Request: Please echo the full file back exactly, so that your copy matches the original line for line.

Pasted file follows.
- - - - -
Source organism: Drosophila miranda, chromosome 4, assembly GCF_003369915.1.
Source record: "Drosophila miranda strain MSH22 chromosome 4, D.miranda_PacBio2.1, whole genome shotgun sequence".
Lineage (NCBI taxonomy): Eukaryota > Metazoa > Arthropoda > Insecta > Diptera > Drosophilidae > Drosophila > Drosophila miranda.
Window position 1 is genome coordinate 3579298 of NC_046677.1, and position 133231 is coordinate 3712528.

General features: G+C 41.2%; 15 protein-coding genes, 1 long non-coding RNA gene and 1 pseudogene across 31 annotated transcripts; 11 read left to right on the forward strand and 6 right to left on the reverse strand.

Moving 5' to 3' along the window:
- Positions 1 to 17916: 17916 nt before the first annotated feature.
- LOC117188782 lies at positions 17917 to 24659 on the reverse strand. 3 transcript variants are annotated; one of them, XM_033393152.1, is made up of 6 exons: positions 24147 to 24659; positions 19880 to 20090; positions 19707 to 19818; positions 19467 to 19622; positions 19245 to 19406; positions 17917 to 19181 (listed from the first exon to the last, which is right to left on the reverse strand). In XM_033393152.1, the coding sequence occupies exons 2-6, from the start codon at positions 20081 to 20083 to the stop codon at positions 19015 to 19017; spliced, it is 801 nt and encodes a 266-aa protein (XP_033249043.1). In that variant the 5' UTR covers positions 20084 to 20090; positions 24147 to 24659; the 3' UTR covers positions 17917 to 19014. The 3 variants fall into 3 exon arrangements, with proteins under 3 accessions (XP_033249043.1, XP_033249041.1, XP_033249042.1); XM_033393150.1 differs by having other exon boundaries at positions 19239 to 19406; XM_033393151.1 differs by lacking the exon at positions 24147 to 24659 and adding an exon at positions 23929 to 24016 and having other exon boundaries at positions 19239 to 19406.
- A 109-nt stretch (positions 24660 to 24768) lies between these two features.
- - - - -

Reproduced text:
Source organism: Drosophila miranda, chromosome 4, assembly GCF_003369915.1.
Source record: "Drosophila miranda strain MSH22 chromosome 4, D.miranda_PacBio2.1, whole genome shotgun sequence".
Lineage (NCBI taxonomy): Eukaryota > Metazoa > Arthropoda > Insecta > Diptera > Drosophilidae > Drosophila > Drosophila miranda.
Window position 1 is genome coordinate 3579298 of NC_046677.1, and position 133231 is coordinate 3712528.

General features: G+C 41.2%; 15 protein-coding genes, 1 long non-coding RNA gene and 1 pseudogene across 31 annotated transcripts; 11 read left to right on the forward strand and 6 right to left on the reverse strand.

Moving 5' to 3' along the window:
- Positions 1 to 17916: 17916 nt before the first annotated feature.
- LOC117188782 lies at positions 17917 to 24659 on the reverse strand. 3 transcript variants are annotated; one of them, XM_033393152.1, is made up of 6 exons: positions 24147 to 24659; positions 19880 to 20090; positions 19707 to 19818; positions 19467 to 19622; positions 19245 to 19406; positions 17917 to 19181 (listed from the first exon to the last, which is right to left on the reverse strand). In XM_033393152.1, the coding sequence occupies exons 2-6, from the start codon at positions 20081 to 20083 to the stop codon at positions 19015 to 19017; spliced, it is 801 nt and encodes a 266-aa protein (XP_033249043.1). In that variant the 5' UTR covers positions 20084 to 20090; positions 24147 to 24659; the 3' UTR covers positions 17917 to 19014. The 3 variants fall into 3 exon arrangements, with proteins under 3 accessions (XP_033249043.1, XP_033249041.1, XP_033249042.1); XM_033393150.1 differs by having other exon boundaries at positions 19239 to 19406; XM_033393151.1 differs by lacking the exon at positions 24147 to 24659 and adding an exon at positions 23929 to 24016 and having other exon boundaries at positions 19239 to 19406.
- A 109-nt stretch (positions 24660 to 24768) lies between these two features.